Treasurer Says Fund is for Protecting Louisiana's Coastline, Not Laundering Money

BATON ROUGE, La. – State Treasurer John Kennedy testified this week in support of legislation that prohibits the state’s current practice of transferring non-recurring money in and out of the state’s Coastal Restoration Fund in order to balance the budget.

“When lawmakers set up this trust fund, it was meant to be a tool to protect Louisiana’s coastline, not a way to launder money to balance the state’s budget,” said Treasurer Kennedy. “Rep. Geymann’s legislation would put an end to this devious practice and force the state to make tough decisions when it comes to spending taxpayer’s money.”

Louisiana’s Constitution prohibits the use of one-time funds to pay for recurring expenses. However, state leaders routinely skirt the law by shuffling non-recurring money into the state’s Coastal Restoration Fund and back out again to satisfy budget needs.

It is estimated that this year’s budget hinges on $51 million in non-recurring revenue that will be transferred in and out of the state’s coastal fund. HB 490, a constitutional amendment by Rep. Brett Geymann, would prohibit the transfer or removal of monies from the trust fund for any purpose other than what the law originally intended.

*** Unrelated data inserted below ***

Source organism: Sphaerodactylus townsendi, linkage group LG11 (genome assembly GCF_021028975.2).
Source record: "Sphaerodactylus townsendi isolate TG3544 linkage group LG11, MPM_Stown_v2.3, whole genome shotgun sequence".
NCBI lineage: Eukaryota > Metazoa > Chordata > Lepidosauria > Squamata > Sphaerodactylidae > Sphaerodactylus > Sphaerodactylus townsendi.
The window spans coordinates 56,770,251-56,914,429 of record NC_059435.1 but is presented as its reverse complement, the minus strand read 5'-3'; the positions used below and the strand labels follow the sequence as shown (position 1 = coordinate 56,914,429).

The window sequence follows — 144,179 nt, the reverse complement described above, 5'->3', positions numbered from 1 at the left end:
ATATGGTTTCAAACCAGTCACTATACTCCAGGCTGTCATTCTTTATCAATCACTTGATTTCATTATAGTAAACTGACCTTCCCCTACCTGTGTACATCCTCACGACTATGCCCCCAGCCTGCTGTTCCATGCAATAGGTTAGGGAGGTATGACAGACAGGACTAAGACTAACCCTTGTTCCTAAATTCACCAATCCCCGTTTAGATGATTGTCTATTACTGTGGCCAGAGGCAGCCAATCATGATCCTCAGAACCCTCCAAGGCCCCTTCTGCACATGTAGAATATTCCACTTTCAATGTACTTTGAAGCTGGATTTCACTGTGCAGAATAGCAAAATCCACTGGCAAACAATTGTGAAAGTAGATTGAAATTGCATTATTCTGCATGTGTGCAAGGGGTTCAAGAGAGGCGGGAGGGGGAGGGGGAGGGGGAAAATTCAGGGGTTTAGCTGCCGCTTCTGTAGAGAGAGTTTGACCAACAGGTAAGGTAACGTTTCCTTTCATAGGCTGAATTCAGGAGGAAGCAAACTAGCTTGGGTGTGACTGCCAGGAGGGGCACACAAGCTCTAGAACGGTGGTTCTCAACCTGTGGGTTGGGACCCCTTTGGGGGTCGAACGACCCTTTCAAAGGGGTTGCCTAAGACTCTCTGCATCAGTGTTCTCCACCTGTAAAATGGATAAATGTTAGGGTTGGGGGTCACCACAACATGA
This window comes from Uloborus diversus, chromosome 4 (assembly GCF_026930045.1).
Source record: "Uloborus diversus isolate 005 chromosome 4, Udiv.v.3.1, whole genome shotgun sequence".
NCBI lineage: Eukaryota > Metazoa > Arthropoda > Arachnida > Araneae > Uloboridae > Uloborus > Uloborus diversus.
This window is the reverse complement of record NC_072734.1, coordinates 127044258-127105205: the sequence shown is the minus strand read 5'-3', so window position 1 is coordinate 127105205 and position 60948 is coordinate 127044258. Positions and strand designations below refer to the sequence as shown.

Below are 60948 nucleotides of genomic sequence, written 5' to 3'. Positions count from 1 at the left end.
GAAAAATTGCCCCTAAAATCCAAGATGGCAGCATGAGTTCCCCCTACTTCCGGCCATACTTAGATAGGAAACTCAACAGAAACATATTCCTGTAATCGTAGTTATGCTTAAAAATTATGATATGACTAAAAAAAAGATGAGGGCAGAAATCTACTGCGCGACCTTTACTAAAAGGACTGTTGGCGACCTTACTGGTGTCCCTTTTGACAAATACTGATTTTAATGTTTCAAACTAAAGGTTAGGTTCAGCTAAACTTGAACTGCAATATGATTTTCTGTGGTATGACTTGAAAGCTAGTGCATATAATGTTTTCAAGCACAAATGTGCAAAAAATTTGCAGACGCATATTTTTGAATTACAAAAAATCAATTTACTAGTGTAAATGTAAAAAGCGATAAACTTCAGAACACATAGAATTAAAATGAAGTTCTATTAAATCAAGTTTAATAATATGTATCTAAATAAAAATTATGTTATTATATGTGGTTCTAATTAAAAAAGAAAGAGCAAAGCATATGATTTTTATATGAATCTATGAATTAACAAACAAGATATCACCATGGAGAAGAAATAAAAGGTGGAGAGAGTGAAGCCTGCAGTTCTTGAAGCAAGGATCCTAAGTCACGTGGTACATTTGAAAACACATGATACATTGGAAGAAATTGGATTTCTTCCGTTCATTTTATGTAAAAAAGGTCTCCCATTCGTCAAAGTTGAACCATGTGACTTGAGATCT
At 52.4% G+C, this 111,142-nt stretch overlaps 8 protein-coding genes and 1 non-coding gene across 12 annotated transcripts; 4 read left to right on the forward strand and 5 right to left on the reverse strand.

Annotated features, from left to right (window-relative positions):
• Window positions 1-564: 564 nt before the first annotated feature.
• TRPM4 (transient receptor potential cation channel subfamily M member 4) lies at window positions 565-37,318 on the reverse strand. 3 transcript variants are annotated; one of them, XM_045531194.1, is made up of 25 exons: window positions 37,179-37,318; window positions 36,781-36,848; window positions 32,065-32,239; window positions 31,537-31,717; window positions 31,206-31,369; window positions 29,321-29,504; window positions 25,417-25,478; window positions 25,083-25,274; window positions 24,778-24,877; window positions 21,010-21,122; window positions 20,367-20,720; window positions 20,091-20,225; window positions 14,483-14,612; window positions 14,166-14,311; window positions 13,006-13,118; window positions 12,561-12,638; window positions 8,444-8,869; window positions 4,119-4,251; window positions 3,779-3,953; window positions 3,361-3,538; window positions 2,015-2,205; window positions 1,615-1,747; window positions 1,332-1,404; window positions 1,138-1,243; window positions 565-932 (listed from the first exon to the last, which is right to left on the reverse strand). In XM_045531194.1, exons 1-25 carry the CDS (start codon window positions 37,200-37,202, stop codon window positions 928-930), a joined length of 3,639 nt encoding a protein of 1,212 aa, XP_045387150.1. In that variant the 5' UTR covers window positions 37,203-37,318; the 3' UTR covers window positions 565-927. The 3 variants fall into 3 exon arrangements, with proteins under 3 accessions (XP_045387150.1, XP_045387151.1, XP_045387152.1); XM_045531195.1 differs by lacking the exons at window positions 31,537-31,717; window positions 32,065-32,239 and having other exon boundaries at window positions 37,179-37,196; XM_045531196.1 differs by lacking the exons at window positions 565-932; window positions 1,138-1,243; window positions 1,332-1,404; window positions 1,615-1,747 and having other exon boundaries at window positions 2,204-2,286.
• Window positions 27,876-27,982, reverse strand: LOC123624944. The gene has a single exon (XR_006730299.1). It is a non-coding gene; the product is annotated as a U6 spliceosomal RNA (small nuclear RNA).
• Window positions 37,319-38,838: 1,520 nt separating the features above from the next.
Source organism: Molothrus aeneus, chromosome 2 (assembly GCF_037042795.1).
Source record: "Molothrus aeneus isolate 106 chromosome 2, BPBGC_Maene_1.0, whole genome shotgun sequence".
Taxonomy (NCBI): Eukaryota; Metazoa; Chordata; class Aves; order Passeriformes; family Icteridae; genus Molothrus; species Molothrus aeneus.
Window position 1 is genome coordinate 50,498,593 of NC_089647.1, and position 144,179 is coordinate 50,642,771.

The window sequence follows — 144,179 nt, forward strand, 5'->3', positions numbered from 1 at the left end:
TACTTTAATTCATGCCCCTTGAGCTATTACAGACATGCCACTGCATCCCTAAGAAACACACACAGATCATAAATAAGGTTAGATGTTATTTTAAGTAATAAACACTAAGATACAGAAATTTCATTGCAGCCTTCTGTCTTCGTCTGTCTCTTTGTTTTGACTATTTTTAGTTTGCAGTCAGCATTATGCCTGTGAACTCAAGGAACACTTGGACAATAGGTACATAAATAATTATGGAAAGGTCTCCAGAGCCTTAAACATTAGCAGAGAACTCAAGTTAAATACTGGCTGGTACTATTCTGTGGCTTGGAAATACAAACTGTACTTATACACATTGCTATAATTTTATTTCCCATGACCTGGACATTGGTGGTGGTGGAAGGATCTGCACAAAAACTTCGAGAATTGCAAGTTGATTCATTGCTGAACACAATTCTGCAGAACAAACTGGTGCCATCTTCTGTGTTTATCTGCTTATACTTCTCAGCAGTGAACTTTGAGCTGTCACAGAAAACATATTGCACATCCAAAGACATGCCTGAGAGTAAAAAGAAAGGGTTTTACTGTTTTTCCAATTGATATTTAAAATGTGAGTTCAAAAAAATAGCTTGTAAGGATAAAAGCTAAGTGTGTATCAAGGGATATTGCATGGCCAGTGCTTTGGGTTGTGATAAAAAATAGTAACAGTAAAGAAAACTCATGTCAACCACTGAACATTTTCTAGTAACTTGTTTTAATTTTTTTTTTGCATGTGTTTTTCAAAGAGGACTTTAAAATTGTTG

“It’s time to put an end to the practice of using questionable accounting methods to patch holes in the state’s budget,” said Treasurer Kennedy. “HB 490 will force state leaders to take a hard look at the real problem, which continues to be over-spending. This year’s budget relies on $1 billion in one-time funds, meaning legislators will have to fill a $1 billion hole next budget year. HB 490 will force the state to address its addiction to spending head on, but without it, these bad habits will continue.”

HB 490 was reported favorably from the House Appropriations Committee on April 22 and now moves to the House Civil Law Committee.

Sarah Mulhearn
(225) 342-0012